Peter’s answer, “You are the Christ,” is certainly correct. But, Peter had a different conception of what that meant than Jesus did. Peter meant, “You are the promised Anointed One who will sit on David’s throne, subduing the nations under Israel’s feet.” That is quite correct when understood of Messiah’s second coming. But, in regard to His first coming, the more correct answer was, “You are the One Anointed by God to be crucified as our sin-bearer and raised from the dead by the power of God.” Jesus had to fulfill Isaiah 53 and other Scriptures which point to Messiah’s bearing the sins of His people before He would reign on David’s throne. Peter was correct, but he needed to come to a deeper level of correct understanding.
There is even a deeper level of correct understanding revealed here: “You are the crucified, risen Christ who is the Sovereign Lord.” Jesus’ prophecy (8:31) makes it plain that He did not die as a helpless victim. The Jewish leaders who crucified Him did not thwart God’s plan for Jesus to reign on David’s throne. They were guilty of the terrible sin of crucifying their Messiah, but at the same time, Jesus willingly offered Himself as the sacrifice for our sins. He was in sovereign control, even in His death. Peter later grasped this as he preached on the Day of Pentecost, “This Man, delivered up by the predetermined plan and foreknowledge of God, you nailed to a cross by the hands of godless men and put Him to death” (Acts 2:23).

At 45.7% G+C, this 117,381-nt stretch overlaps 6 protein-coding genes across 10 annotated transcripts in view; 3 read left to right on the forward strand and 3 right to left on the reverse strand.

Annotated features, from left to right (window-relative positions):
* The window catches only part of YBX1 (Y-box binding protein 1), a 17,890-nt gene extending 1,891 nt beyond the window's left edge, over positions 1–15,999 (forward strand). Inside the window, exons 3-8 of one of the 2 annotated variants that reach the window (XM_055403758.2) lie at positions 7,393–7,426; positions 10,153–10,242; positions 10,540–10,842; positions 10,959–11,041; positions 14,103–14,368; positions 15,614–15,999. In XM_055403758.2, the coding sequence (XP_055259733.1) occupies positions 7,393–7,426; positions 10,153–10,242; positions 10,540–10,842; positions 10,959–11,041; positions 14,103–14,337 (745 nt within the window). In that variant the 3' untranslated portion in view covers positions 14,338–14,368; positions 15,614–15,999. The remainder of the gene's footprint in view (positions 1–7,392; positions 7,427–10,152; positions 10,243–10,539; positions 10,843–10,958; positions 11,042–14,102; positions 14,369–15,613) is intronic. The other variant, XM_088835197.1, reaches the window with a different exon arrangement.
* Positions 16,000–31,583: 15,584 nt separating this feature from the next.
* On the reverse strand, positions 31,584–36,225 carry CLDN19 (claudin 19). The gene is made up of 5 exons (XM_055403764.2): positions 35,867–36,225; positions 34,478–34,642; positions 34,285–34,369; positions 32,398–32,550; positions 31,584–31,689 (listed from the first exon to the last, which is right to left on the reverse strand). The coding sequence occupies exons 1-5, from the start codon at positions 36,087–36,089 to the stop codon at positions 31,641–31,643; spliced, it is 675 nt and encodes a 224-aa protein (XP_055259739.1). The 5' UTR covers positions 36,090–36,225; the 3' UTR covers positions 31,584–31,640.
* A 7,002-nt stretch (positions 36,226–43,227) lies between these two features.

One of the beautiful things about the Christian life is that you grow into deeper and deeper levels of understanding about the infinite, unfathomable, sovereign person of Jesus Christ. Do you know Him as your Savior? That’s great! You start there. But don’t stop there! There’s much more! If I could pick one place in history to return to, it would be to join those men on the Emmaus road that first resurrection Sunday, when the risen Lord Jesus, beginning with Moses and all the prophets, explained to them the things concerning Himself in all the Scriptures (Luke 24:27). All the seminary educations in the world could not compare with that one experience!
So, begin with knowing Jesus as the Christ, the Anointed One of God, the Savior. But go on discovering all that He is as the Sovereign Lord of the universe. The joy of the Christian life is growing to know our Bridegroom more intimately.
4. The question reveals the state of our hearts.
This point is revealed by the Lord’s strong warning that the disciples tell no one and by Peter’s subsequent rebuke of Jesus and Jesus’ rebuke of Peter. Peter’s notion of Messiah meant power and dominion, not suffering, rejection, and death. So, when Jesus began to speak plainly about His coming death, it jarred Peter so much that he took Jesus aside to rebuke Him. But Peter’s rebuke drew from Jesus the strongest rebuke He ever gave to one of His followers: “Get behind Me, Satan; for you are not setting your mind on God’s interests, but man’s” (8:33).
I think Peter was truly concerned about Jesus. He didn’t want Jesus to die. But his mistake was that he didn’t see things from God’s perspective. He wanted Jesus to spare Himself, not realizing that if He had done so, the cross, which secured our redemption, would have been subverted. It was the same temptation Satan put before Jesus when he showed Him all the kingdoms of the world and said, “All these things will I give You, if You fall down and worship me” (Matt. 4:9). So Jesus met Peter’s temptation the same way He met Satan’s: “Begone, Satan!”